Rents have been falling and this has hurt real estate in Manhattan to apartments in Los Angeles.  In many cases, you would think that a lower price for something is good but this is only reflecting a weaker American consumer that is confronting an unemployment and underemployment rate of 17 percent.  We hear much about this jobless recovery but incomes are low, commercial real estate is a major problem, and the average American is seeing their view of the American Dream become more and more of a mirage.  The only winner seems to be Wall Street.

David Einhorn from Greenlight Capital summed it up well:

“And the neighbors are angry, because at some level, Americans understand that the Washington-Wall Street relationship has rewarded the least deserving people and institutions at the expense of the prudent.  They don’t know the particulars or how to argue against the “without banks, we have no economy” demagogues.  So, they fight healthcare reform, where they have enough personal experience to equip them to argue with Congressmen at town hall meetings.  As I see it, the revolt over healthcare isn’t really about healthcare, but represents a broader upset at Washington.  The lack of trust over the inability to deal seriously with the party goers feeds the lack of trust over healthcare.”

And this leads us to where we are at.  When have we heard prolonged debates regarding commercial real estate or even the bailouts?  We sometimes hear the plutocracy argument that we should have bailed out Lehman Brothers.  Really?  We should have a talk about why we didn’t let more firms fail.

From both parties we get estimates of healthcare reform between $800 billion and $1.2 trillion over a decade.  Commercial real estate has 3 times that sum!  Not one hour of airtime is dedicated to talking about this.  The U.S. Treasury and Federal Reserve have backstopped nearly $13 trillion from the banking sector.  The airwaves should be saturated on a daily basis talking about this and the other bailouts that were never fully vetted.  Don’t believe it?  Here is your bill:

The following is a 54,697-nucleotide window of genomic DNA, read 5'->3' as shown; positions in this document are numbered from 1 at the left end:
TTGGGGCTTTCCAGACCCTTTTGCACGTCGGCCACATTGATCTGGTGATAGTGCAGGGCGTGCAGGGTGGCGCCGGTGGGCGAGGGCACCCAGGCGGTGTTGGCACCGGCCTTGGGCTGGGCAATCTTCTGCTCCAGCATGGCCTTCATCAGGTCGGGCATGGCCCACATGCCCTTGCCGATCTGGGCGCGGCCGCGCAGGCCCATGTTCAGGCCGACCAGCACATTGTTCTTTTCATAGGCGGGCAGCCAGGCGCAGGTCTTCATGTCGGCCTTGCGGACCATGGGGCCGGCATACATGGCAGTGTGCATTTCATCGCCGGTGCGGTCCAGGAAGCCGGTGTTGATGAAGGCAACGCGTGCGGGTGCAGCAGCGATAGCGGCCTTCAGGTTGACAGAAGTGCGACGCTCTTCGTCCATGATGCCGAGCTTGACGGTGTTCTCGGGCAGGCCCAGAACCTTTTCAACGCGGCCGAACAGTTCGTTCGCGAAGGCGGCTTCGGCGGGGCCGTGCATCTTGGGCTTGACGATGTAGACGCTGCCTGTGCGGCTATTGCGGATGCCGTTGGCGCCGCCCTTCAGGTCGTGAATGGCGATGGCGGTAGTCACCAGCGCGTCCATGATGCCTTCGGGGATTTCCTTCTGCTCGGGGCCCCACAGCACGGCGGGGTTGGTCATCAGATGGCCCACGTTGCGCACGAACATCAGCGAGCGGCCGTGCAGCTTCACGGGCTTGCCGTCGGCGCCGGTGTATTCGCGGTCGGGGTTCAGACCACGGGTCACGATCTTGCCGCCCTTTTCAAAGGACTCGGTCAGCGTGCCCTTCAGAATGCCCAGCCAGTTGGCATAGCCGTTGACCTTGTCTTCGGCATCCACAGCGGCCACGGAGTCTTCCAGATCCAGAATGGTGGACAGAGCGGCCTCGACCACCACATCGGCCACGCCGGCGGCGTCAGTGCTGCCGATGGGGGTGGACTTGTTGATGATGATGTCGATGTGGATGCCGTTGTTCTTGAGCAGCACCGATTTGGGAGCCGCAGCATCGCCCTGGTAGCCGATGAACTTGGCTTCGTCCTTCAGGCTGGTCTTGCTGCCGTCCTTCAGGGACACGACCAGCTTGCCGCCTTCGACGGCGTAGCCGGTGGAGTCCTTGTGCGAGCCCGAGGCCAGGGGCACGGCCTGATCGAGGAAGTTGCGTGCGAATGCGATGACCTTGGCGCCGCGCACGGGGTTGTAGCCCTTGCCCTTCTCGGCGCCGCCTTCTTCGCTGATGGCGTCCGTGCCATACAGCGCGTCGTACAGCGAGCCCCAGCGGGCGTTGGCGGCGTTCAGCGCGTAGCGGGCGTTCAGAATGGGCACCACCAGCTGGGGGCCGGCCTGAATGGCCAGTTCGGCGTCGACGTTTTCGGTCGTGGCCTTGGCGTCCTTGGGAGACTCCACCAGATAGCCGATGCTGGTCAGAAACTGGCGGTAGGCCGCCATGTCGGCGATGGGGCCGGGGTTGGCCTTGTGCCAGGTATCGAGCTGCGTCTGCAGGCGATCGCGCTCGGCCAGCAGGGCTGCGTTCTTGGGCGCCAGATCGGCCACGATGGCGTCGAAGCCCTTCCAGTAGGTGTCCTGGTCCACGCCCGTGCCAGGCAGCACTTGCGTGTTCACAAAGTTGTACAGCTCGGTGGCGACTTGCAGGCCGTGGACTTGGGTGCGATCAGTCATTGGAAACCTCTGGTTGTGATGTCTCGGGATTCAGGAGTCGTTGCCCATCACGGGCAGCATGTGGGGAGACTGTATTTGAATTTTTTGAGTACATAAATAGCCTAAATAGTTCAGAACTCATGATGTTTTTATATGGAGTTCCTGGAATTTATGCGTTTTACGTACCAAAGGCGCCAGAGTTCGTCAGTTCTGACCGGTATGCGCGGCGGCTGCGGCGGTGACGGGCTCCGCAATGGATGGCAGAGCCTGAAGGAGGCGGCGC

If there is no resistance, we are going to have another major stealth bailout of the commercial real estate industry.  The U.S. Treasury already has a nice name of “Plan C” for it.  Next time you see those empty buildings keep in mind that you might be paying the mortgage on it pretty soon.

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2 Comments on this post


  1. Matt Anderson said:

    I’m amazed that the multi-fam homes starts are down so much. Here in the Dallas area we are see some good starts with multi-fam, but not like the boom of the mid 90’s. With everyone strapped for cash and buyers not flooding the residential market I am surprised investors haven’t turned to the multi-fam side. With all the foreclosures and bad credit you would figure people have to live somewhere.

    October 27th, 2009 at 7:19 pm
  2. Ken said:

    >you would figure people have to live somewhere. . . .

    There’s a multi faceted answer to that riddle. However, the saddest part of that answer is the number of people who simply become homeless. You could look into the number of tent cities springing up thourghout the nation, or the occupancy rates at homeless shelters in order to gauge the scope of the problem. There’s also a growing number of people simply staying in their homes after forclosure because the forclosing banks don’t have ready access to the necessary paperwork to effect a forclosure due to the securitization of the debt. I’ve heard that there are people who just pay the taxes and utility bills and have continued to live in the forclosed home for one or two years or more after foreclosure. And, many Sheriffs departments are now refusing to enforce evictions from foreclosed homes. That would be my plan ‘A’ should that happen to me. BTW . . . Go COWBOYS

    October 29th, 2009 at 8:36 am